Also don't want to whine about how in the course of our conversations we hit on some of those super fun psychological things and how being self aware this stuck with me. (Fear of success, inherent insecurity, not wanting to repeat/get in the vicinity of past mistakes and thus avoiding all decision making forever and ever blah blah blah.)
So while I avoid all that, I'm gonna tell you about what I spend time doing when I have the beach house to myself on Sunday nights instead. If you don't know, or haven't figured out, I love the beach house. My 90 lb
And while I'm up too late, since there is no cable here and the Netflix stream on the DVD player is spotty, I pop in movies. Lately this means I bring my DVD set of Due South with me. Yes, I own the entire DVD set of an old TV show. Since you likely don't know because you aren't obsessed with TV, Due South was a TV show on in the mid 90s. It is a bit campy, as these things go. It's the story of a Canadian Mountie who fits pretty much every Canadian stereotype us Americans have. Not even gonna lie that most of my opinions of Canada, correct or not, are informed by the imprint this show left on me. Through a series of events, our mountie ends up in Chicago working with a less than ethical detective there. His do gooding of course drives his Chicago friend crazy, hijinks ensue, but the end results work.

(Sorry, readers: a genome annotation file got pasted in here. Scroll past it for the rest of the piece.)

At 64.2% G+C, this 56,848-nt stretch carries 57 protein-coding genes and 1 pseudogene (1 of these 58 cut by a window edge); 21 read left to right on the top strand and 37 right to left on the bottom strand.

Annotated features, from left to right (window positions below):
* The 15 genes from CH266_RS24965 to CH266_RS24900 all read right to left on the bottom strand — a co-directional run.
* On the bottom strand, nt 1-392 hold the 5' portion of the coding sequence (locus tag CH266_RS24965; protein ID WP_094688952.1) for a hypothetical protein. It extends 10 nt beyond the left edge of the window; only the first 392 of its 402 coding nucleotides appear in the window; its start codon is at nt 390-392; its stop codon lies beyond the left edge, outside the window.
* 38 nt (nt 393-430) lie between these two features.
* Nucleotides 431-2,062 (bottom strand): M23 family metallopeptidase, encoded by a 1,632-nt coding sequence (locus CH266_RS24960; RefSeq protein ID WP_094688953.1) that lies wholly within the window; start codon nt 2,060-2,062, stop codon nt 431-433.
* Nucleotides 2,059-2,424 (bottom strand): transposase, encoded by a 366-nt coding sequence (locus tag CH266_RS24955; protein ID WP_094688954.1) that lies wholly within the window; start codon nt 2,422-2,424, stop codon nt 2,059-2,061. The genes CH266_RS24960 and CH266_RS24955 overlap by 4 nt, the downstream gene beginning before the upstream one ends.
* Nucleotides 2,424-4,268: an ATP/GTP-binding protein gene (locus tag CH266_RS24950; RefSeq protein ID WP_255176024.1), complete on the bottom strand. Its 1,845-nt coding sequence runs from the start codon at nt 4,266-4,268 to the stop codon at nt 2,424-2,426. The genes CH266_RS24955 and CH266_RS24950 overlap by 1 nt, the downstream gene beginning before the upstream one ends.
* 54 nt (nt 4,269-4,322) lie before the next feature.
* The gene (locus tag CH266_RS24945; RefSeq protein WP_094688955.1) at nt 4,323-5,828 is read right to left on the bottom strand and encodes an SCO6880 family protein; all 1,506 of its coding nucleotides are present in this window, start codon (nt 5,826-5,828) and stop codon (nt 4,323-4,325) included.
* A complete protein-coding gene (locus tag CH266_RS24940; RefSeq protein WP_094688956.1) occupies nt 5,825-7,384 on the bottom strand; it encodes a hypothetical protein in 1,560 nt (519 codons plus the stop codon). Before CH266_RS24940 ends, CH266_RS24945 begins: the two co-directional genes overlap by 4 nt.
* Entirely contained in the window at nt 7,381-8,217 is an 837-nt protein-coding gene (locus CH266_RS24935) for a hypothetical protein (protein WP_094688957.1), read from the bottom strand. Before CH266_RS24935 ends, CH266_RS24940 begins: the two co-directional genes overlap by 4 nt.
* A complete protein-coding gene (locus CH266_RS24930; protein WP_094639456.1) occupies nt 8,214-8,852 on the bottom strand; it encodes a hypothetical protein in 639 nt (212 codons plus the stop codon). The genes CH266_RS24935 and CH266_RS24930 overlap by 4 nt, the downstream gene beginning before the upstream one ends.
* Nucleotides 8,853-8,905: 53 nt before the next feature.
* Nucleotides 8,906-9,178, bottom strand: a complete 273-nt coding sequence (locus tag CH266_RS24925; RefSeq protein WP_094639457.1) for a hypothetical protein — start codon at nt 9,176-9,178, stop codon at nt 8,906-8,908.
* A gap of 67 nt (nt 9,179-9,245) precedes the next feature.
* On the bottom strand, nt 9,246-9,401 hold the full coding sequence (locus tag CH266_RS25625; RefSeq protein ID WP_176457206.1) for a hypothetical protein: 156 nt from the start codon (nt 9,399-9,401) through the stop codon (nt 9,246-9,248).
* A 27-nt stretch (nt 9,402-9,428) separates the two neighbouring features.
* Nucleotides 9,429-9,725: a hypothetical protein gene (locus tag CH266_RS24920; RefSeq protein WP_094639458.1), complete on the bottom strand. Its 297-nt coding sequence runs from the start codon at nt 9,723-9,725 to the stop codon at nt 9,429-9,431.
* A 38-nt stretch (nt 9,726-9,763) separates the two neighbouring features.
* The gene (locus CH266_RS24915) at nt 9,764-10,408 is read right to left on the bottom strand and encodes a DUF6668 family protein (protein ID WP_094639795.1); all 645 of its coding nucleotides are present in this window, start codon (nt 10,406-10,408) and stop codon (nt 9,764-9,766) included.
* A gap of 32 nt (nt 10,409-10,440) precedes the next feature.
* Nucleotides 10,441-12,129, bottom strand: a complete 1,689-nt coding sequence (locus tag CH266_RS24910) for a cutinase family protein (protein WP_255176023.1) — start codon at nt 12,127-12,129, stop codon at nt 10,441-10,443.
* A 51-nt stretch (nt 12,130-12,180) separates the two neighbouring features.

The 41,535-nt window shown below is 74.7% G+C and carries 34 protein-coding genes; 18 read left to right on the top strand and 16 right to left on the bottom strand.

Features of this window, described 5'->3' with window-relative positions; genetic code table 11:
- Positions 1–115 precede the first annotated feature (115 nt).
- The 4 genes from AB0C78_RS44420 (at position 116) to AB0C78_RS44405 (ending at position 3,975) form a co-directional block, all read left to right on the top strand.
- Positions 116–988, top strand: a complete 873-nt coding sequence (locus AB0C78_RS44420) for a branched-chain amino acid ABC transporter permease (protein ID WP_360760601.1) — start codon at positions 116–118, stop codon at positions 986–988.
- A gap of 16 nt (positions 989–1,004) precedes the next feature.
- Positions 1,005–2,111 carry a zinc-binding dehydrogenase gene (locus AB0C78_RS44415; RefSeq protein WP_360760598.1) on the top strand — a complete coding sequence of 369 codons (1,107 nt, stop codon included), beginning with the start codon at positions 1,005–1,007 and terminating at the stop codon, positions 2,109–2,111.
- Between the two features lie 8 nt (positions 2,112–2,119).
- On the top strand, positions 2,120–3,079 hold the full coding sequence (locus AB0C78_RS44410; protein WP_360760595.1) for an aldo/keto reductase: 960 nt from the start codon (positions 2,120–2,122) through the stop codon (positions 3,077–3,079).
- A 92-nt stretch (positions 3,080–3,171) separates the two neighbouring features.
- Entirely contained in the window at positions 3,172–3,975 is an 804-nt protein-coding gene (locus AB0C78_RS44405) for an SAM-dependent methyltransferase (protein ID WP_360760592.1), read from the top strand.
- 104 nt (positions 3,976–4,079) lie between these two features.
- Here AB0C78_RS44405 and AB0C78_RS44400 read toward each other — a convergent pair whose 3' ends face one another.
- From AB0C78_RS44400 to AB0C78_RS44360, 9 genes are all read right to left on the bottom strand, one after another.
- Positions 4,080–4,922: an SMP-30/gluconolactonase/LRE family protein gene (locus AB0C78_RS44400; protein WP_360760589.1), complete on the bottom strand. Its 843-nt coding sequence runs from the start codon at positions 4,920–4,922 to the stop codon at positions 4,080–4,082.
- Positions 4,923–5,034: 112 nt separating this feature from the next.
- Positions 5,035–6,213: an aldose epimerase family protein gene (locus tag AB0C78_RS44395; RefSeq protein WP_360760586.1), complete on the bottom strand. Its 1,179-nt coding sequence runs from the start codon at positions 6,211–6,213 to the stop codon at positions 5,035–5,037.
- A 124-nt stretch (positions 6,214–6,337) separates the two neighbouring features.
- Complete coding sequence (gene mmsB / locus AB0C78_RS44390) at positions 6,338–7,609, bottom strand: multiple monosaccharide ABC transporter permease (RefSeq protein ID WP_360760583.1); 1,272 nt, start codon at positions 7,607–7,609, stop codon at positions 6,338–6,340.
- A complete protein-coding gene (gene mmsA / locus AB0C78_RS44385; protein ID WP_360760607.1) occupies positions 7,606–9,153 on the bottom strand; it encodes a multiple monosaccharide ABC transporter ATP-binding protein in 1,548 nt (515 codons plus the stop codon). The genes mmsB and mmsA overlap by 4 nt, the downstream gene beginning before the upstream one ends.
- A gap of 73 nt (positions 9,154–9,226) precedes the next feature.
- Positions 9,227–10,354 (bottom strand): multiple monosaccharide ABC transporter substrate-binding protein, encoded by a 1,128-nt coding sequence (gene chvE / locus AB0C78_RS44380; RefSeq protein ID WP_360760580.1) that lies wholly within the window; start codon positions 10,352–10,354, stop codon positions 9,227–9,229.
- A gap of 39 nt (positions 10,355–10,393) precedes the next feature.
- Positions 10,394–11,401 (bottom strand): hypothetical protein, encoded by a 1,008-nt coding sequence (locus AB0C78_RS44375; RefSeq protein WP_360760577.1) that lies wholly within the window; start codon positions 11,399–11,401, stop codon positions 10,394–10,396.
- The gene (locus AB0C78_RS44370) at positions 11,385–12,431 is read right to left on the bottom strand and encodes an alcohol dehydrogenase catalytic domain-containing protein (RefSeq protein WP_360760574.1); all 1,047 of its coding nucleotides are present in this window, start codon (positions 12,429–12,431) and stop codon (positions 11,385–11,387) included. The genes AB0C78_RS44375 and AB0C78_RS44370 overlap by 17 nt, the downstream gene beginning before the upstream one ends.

Mostly I watch because the mountie, played by Paul Gross, is freaking adddooorraaabbllle.
There are clever head nods like the boss lady being named Margaret Thatcher, his
I feel like my love of this show is a little bit legitimized by it being written by Paul Haggis. I mean, he has written like everything ever. Or maybe my liking it is diminished by that. Who knows. I don't care, I'm not really gonna explain it. On my Sunday nights I like watching Due South.